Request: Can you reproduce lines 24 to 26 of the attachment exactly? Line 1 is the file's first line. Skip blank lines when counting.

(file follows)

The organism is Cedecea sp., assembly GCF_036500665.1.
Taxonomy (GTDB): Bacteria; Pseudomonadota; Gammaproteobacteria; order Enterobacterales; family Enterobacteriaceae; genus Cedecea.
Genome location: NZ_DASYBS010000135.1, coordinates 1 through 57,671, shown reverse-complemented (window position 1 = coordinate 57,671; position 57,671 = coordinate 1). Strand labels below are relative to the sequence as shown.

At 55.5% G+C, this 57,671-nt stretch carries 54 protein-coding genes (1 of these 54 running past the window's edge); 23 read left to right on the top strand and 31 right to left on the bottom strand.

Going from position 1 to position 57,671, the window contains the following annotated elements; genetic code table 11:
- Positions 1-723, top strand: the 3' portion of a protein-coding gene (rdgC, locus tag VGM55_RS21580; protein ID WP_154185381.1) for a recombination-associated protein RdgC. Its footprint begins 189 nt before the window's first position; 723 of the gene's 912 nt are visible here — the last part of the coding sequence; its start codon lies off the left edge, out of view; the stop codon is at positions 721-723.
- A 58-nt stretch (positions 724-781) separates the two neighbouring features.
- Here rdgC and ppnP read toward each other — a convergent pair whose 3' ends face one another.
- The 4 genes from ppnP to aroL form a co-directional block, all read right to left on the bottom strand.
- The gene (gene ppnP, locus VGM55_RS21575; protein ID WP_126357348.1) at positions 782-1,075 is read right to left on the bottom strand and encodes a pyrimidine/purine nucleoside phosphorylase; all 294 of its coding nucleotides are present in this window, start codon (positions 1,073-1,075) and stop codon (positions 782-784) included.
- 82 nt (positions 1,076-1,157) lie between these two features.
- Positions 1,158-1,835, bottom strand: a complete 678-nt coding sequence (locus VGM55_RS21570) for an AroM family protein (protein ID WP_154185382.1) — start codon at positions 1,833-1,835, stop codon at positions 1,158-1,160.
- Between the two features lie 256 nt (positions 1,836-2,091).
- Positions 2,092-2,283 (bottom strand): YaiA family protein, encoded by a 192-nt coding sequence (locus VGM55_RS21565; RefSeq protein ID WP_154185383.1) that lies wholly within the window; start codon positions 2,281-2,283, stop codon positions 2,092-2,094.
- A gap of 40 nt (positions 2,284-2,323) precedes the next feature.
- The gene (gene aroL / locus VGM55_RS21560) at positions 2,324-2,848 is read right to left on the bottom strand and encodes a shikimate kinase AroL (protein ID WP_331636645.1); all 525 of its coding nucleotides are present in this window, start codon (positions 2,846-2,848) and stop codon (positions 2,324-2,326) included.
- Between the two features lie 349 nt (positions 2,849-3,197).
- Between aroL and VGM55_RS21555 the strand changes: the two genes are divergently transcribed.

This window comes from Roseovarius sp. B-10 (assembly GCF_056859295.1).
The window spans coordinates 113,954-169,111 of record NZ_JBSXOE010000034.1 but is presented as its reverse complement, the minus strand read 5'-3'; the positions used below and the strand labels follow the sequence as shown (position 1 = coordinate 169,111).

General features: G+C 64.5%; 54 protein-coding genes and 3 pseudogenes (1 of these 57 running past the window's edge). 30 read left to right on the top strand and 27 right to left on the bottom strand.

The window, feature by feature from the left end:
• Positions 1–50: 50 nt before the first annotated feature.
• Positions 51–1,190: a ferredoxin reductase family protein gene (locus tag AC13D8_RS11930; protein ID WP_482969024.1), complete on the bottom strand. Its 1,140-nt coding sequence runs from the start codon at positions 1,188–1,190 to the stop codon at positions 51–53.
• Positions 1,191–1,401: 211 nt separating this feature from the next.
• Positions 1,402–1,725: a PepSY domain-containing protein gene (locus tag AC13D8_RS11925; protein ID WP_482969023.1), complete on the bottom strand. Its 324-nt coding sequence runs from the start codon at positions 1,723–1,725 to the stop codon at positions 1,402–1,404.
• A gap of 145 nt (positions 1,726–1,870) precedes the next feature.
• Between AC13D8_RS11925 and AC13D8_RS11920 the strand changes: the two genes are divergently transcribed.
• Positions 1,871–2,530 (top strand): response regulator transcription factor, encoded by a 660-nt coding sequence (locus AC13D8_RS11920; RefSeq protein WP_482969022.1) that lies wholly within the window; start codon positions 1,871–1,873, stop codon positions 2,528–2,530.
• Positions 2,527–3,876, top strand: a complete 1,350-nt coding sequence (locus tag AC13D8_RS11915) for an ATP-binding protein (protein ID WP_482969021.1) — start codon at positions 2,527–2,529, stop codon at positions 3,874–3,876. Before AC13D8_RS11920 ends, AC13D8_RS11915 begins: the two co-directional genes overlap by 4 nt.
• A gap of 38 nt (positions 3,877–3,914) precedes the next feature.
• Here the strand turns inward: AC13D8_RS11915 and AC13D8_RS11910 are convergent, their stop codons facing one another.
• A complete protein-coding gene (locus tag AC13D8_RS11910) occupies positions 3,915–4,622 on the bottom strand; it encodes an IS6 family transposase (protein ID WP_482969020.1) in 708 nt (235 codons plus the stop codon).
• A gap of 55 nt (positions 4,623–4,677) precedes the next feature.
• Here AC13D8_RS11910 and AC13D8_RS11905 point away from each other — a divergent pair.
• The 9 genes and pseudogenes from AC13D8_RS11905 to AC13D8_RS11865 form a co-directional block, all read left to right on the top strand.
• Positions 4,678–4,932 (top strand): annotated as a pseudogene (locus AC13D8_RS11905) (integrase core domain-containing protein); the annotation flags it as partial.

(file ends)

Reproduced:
• Positions 51–1,190: a ferredoxin reductase family protein gene (locus tag AC13D8_RS11930; protein ID WP_482969024.1), complete on the bottom strand. Its 1,140-nt coding sequence runs from the start codon at positions 1,188–1,190 to the stop codon at positions 51–53.
• Positions 1,191–1,401: 211 nt separating this feature from the next.
• Positions 1,402–1,725: a PepSY domain-containing protein gene (locus tag AC13D8_RS11925; protein ID WP_482969023.1), complete on the bottom strand. Its 324-nt coding sequence runs from the start codon at positions 1,723–1,725 to the stop codon at positions 1,402–1,404.